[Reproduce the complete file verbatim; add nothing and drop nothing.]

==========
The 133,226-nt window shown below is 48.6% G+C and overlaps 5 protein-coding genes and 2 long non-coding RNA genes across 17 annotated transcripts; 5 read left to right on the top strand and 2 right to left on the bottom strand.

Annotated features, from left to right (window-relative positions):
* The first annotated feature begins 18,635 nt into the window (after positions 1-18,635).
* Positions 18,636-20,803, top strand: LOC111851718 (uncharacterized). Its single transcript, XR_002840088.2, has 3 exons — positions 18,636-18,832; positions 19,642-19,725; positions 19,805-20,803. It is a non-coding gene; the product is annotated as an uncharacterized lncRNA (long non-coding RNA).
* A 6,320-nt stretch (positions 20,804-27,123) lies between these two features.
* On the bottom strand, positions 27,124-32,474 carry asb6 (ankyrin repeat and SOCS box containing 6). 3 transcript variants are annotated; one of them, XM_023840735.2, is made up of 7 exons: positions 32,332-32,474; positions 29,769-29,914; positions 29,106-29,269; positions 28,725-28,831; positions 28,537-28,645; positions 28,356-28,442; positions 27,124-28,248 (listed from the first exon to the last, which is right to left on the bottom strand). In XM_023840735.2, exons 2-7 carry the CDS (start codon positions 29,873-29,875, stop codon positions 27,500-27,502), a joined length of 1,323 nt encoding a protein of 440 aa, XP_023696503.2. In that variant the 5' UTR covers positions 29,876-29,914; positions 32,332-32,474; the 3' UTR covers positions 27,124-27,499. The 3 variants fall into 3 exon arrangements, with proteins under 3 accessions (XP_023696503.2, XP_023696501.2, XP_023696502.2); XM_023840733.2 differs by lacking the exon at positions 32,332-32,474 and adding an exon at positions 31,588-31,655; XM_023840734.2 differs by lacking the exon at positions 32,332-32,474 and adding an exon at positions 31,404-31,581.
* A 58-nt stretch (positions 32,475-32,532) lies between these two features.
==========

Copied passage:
The 133,226-nt window shown below is 48.6% G+C and overlaps 5 protein-coding genes and 2 long non-coding RNA genes across 17 annotated transcripts; 5 read left to right on the top strand and 2 right to left on the bottom strand.

Annotated features, from left to right (window-relative positions):
* The first annotated feature begins 18,635 nt into the window (after positions 1-18,635).
* Positions 18,636-20,803, top strand: LOC111851718 (uncharacterized). Its single transcript, XR_002840088.2, has 3 exons — positions 18,636-18,832; positions 19,642-19,725; positions 19,805-20,803. It is a non-coding gene; the product is annotated as an uncharacterized lncRNA (long non-coding RNA).
* A 6,320-nt stretch (positions 20,804-27,123) lies between these two features.
* On the bottom strand, positions 27,124-32,474 carry asb6 (ankyrin repeat and SOCS box containing 6). 3 transcript variants are annotated; one of them, XM_023840735.2, is made up of 7 exons: positions 32,332-32,474; positions 29,769-29,914; positions 29,106-29,269; positions 28,725-28,831; positions 28,537-28,645; positions 28,356-28,442; positions 27,124-28,248 (listed from the first exon to the last, which is right to left on the bottom strand). In XM_023840735.2, exons 2-7 carry the CDS (start codon positions 29,873-29,875, stop codon positions 27,500-27,502), a joined length of 1,323 nt encoding a protein of 440 aa, XP_023696503.2. In that variant the 5' UTR covers positions 29,876-29,914; positions 32,332-32,474; the 3' UTR covers positions 27,124-27,499. The 3 variants fall into 3 exon arrangements, with proteins under 3 accessions (XP_023696503.2, XP_023696501.2, XP_023696502.2); XM_023840733.2 differs by lacking the exon at positions 32,332-32,474 and adding an exon at positions 31,588-31,655; XM_023840734.2 differs by lacking the exon at positions 32,332-32,474 and adding an exon at positions 31,404-31,581.
* A 58-nt stretch (positions 32,475-32,532) lies between these two features.